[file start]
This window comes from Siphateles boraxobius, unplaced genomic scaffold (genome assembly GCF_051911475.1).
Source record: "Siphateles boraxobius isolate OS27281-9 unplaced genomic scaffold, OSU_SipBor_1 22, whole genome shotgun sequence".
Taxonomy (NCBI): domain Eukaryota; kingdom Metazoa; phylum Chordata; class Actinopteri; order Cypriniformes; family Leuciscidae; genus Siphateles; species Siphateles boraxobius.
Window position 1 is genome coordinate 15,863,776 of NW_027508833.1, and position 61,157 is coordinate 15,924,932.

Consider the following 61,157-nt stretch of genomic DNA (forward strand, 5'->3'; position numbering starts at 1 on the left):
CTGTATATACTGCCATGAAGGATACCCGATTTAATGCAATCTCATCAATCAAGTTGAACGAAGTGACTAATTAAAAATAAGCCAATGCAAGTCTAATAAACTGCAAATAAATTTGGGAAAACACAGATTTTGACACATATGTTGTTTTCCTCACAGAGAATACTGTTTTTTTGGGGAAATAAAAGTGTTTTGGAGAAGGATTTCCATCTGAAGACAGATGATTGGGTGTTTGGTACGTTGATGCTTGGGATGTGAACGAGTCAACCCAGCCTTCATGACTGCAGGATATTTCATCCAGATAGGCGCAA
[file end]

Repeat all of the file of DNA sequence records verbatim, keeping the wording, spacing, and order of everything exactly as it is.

This window comes from Siphateles boraxobius, unplaced genomic scaffold (genome assembly GCF_051911475.1).
Source record: "Siphateles boraxobius isolate OS27281-9 unplaced genomic scaffold, OSU_SipBor_1 22, whole genome shotgun sequence".
Taxonomy (NCBI): domain Eukaryota; kingdom Metazoa; phylum Chordata; class Actinopteri; order Cypriniformes; family Leuciscidae; genus Siphateles; species Siphateles boraxobius.
Window position 1 is genome coordinate 15,863,776 of NW_027508833.1, and position 61,157 is coordinate 15,924,932.

Consider the following 61,157-nt stretch of genomic DNA (forward strand, 5'->3'; position numbering starts at 1 on the left):
CTGTATATACTGCCATGAAGGATACCCGATTTAATGCAATCTCATCAATCAAGTTGAACGAAGTGACTAATTAAAAATAAGCCAATGCAAGTCTAATAAACTGCAAATAAATTTGGGAAAACACAGATTTTGACACATATGTTGTTTTCCTCACAGAGAATACTGTTTTTTTGGGGAAATAAAAGTGTTTTGGAGAAGGATTTCCATCTGAAGACAGATGATTGGGTGTTTGGTACGTTGATGCTTGGGATGTGAACGAGTCAACCCAGCCTTCATGACTGCAGGATATTTCATCCAGATAGGCGCAA